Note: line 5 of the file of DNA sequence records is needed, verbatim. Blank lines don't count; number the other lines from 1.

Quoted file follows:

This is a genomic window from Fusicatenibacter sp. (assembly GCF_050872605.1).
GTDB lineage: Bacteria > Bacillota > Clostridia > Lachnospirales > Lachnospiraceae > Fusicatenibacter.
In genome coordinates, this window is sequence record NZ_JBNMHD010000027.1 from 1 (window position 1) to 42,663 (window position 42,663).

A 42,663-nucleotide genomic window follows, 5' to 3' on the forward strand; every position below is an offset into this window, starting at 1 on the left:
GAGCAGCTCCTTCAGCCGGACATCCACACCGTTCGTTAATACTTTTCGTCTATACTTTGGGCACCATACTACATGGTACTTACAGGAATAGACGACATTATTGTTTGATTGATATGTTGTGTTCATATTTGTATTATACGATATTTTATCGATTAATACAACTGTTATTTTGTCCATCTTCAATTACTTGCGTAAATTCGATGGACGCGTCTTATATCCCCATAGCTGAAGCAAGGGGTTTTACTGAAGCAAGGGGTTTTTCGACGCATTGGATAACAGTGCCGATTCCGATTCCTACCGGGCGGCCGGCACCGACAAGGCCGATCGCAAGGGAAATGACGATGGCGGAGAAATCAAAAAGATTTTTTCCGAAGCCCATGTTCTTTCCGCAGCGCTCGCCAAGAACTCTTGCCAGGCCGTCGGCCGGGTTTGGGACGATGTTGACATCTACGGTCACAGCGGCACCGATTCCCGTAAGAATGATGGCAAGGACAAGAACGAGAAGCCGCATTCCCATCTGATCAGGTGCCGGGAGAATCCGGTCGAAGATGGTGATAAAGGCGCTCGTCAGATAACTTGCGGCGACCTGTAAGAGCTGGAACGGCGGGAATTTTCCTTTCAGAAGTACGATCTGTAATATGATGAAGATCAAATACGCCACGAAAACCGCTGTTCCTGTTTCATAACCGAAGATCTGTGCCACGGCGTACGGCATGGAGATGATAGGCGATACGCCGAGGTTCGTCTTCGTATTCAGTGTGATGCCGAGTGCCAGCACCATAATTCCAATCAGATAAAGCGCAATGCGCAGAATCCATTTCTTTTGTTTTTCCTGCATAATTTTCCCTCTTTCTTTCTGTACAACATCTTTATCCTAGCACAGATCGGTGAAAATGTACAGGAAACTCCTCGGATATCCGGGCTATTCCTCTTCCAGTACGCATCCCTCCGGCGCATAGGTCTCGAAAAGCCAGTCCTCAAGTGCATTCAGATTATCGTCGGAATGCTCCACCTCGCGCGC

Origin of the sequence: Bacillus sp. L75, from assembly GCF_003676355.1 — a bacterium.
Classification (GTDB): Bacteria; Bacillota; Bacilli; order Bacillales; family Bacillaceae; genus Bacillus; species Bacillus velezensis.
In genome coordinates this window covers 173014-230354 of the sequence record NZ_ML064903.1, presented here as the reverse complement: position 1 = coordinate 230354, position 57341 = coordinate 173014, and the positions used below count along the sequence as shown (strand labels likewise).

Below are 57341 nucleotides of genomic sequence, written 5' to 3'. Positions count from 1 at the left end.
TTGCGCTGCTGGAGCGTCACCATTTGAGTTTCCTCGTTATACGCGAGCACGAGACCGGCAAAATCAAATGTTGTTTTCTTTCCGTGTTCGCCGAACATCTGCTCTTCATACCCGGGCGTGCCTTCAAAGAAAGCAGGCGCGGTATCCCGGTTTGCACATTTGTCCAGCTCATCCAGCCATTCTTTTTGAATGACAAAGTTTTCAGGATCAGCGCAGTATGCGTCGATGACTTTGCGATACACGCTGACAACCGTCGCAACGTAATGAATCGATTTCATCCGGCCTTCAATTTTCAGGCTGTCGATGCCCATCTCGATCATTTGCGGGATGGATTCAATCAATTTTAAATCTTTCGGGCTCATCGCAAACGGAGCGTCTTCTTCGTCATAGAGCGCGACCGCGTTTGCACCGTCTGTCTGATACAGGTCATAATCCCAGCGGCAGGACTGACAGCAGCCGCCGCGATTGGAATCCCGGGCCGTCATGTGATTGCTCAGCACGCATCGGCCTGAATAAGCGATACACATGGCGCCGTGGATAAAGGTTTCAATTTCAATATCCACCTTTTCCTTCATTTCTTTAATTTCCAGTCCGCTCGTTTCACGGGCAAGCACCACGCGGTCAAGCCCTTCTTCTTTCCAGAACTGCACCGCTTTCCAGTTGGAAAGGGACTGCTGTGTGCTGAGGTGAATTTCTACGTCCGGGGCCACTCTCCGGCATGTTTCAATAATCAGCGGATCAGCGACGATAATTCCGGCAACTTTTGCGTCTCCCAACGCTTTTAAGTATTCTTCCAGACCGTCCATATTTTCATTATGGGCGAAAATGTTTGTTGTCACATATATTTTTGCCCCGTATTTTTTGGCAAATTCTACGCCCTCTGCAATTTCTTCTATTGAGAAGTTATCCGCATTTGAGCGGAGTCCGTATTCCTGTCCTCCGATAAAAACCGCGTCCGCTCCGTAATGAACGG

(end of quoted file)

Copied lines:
GAGCAGCTCCTTCAGCCGGACATCCACACCGTTCGTTAATACTTTTCGTCTATACTTTGGGCACCATACTACATGGTACTTACAGGAATAGACGACATTATTGTTTGATTGATATGTTGTGTTCATATTTGTATTATACGATATTTTATCGATTAATACAACTGTTATTTTGTCCATCTTCAATTACTTGCGTAAATTCGATGGACGCGTCTTATATCCCCATAGCTGAAGCAAGGGGTTTTACTGAAGCAAGGGGTTTTTCGACGCATTGGATAACAGTGCCGATTCCGATTCCTACCGGGCGGCCGGCACCGACAAGGCCGATCGCAAGGGAAATGACGATGGCGGAGAAATCAAAAAGATTTTTTCCGAAGCCCATGTTCTTTCCGCAGCGCTCGCCAAGAACTCTTGCCAGGCCGTCGGCCGGGTTTGGGACGATGTTGACATCTACGGTCACAGCGGCACCGATTCCCGTAAGAATGATGGCAAGGACAAGAACGAGAAGCCGCATTCCCATCTGATCAGGTGCCGGGAGAATCCGGTCGAAGATGGTGATAAAGGCGCTCGTCAGATAACTTGCGGCGACCTGTAAGAGCTGGAACGGCGGGAATTTTCCTTTCAGAAGTACGATCTGTAATATGATGAAGATCAAATACGCCACGAAAACCGCTGTTCCTGTTTCATAACCGAAGATCTGTGCCACGGCGTACGGCATGGAGATGATAGGCGATACGCCGAGGTTCGTCTTCGTATTCAGTGTGATGCCGAGTGCCAGCACCATAATTCCAATCAGATAAAGCGCAATGCGCAGAATCCATTTCTTTTGTTTTTCCTGCATAATTTTCCCTCTTTCTTTCTGTACAACATCTTTATCCTAGCACAGATCGGTGAAAATGTACAGGAAACTCCTCGGATATCCGGGCTATTCCTCTTCCAGTACGCATCCCTCCGGCGCATAGGTCTCGAAAAGCCAGTCCTCAAGTGCATTCAGATTATCGTCGGAATGCTCCACCTCGCGCGC